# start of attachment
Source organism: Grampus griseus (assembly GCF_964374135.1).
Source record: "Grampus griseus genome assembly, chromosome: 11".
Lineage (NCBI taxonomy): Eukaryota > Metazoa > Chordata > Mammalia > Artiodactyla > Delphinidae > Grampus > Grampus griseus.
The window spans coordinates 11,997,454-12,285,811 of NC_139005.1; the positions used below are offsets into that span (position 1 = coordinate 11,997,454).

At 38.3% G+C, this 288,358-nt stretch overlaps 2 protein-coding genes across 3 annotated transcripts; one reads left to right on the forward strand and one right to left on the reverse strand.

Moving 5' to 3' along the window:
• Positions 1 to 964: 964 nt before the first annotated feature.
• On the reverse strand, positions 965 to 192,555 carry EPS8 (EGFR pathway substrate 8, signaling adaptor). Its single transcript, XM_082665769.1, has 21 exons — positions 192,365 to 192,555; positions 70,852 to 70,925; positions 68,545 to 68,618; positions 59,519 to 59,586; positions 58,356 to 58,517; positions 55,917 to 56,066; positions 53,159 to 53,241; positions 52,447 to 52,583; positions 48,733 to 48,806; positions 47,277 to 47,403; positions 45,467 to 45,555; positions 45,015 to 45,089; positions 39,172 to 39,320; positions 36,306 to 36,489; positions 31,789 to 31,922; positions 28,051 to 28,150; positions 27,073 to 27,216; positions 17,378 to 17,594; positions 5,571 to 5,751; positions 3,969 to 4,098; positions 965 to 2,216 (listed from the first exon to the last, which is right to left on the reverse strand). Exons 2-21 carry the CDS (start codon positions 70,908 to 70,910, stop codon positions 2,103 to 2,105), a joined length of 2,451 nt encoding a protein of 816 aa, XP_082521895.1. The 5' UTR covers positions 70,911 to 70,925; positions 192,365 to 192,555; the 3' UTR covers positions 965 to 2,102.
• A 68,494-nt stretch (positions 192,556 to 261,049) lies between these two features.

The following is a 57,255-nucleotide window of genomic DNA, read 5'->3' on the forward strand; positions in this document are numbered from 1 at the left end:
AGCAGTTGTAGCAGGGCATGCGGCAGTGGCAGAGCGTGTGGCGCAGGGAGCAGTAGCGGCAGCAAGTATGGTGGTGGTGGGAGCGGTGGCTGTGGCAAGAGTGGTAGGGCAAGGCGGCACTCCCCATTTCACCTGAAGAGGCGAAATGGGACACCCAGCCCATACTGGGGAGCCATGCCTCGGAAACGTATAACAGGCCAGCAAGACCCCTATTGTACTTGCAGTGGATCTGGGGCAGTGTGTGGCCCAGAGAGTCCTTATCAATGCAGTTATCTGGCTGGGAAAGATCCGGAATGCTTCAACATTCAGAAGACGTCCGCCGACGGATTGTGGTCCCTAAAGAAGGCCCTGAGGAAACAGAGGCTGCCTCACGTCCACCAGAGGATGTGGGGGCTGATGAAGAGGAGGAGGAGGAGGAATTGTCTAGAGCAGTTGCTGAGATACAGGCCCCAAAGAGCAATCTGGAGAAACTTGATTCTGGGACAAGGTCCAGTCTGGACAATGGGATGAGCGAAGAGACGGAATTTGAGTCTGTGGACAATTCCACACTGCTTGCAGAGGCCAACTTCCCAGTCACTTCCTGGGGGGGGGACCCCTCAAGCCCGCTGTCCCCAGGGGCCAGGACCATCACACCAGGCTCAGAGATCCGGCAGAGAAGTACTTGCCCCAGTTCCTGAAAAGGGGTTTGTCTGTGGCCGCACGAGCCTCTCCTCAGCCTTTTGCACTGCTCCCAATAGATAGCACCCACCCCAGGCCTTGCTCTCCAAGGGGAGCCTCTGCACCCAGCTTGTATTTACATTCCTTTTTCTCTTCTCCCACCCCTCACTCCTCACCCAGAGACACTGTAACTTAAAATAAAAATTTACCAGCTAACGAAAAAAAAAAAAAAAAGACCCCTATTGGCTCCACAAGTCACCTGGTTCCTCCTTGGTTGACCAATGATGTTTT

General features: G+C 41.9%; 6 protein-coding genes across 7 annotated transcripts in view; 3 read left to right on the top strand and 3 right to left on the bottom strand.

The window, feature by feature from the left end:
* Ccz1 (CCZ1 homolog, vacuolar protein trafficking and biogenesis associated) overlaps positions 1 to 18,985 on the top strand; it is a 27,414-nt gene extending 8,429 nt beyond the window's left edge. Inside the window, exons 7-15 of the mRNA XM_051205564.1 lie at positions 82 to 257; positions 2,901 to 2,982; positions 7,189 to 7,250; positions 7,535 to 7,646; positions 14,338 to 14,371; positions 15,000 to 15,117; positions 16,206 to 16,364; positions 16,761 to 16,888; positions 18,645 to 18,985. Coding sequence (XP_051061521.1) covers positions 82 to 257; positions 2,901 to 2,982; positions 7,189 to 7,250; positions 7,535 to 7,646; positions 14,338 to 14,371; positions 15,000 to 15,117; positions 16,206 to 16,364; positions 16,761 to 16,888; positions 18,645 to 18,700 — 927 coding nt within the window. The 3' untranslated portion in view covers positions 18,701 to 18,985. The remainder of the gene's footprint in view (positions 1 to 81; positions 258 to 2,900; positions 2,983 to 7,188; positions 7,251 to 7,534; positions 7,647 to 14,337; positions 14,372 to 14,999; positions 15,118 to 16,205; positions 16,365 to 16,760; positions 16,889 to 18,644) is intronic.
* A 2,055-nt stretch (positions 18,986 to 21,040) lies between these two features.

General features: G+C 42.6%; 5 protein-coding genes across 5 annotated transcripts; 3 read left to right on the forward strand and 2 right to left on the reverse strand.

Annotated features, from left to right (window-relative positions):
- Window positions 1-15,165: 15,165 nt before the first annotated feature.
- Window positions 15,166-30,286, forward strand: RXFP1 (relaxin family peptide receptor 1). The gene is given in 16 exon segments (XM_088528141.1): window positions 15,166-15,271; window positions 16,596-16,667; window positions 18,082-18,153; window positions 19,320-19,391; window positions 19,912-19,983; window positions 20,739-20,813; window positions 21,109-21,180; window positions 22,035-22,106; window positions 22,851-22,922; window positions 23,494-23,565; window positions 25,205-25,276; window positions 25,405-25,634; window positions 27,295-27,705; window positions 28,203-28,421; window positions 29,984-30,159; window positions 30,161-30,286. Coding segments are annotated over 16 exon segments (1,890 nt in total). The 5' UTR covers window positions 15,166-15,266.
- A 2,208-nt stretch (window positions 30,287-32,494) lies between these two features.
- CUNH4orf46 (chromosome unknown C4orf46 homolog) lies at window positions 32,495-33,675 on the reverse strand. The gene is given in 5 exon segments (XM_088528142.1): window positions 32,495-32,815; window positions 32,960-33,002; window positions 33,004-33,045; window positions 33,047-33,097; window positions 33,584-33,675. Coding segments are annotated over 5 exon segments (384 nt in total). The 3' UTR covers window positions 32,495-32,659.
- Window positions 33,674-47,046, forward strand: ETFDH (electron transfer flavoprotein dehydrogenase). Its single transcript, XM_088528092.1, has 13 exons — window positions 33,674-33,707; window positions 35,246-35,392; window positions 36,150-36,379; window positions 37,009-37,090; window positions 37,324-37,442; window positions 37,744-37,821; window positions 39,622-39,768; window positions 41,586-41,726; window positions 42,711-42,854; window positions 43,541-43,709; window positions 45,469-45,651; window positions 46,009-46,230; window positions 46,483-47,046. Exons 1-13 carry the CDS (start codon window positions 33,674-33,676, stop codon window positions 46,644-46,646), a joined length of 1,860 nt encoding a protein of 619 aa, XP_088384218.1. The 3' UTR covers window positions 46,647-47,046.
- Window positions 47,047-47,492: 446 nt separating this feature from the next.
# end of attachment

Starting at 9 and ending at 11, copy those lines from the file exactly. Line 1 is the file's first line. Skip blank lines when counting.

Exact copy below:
• A 68,494-nt stretch (positions 192,556 to 261,049) lies between these two features.

The following is a 57,255-nucleotide window of genomic DNA, read 5'->3' on the forward strand; positions in this document are numbered from 1 at the left end:
AGCAGTTGTAGCAGGGCATGCGGCAGTGGCAGAGCGTGTGGCGCAGGGAGCAGTAGCGGCAGCAAGTATGGTGGTGGTGGGAGCGGTGGCTGTGGCAAGAGTGGTAGGGCAAGGCGGCACTCCCCATTTCACCTGAAGAGGCGAAATGGGACACCCAGCCCATACTGGGGAGCCATGCCTCGGAAACGTATAACAGGCCAGCAAGACCCCTATTGTACTTGCAGTGGATCTGGGGCAGTGTGTGGCCCAGAGAGTCCTTATCAATGCAGTTATCTGGCTGGGAAAGATCCGGAATGCTTCAACATTCAGAAGACGTCCGCCGACGGATTGTGGTCCCTAAAGAAGGCCCTGAGGAAACAGAGGCTGCCTCACGTCCACCAGAGGATGTGGGGGCTGATGAAGAGGAGGAGGAGGAGGAATTGTCTAGAGCAGTTGCTGAGATACAGGCCCCAAAGAGCAATCTGGAGAAACTTGATTCTGGGACAAGGTCCAGTCTGGACAATGGGATGAGCGAAGAGACGGAATTTGAGTCTGTGGACAATTCCACACTGCTTGCAGAGGCCAACTTCCCAGTCACTTCCTGGGGGGGGGACCCCTCAAGCCCGCTGTCCCCAGGGGCCAGGACCATCACACCAGGCTCAGAGATCCGGCAGAGAAGTACTTGCCCCAGTTCCTGAAAAGGGGTTTGTCTGTGGCCGCACGAGCCTCTCCTCAGCCTTTTGCACTGCTCCCAATAGATAGCACCCACCCCAGGCCTTGCTCTCCAAGGGGAGCCTCTGCACCCAGCTTGTATTTACATTCCTTTTTCTCTTCTCCCACCCCTCACTCCTCACCCAGAGACACTGTAACTTAAAATAAAAATTTACCAGCTAACGAAAAAAAAAAAAAAAAGACCCCTATTGGCTCCACAAGTCACCTGGTTCCTCCTTGGTTGACCAATGATGTTTT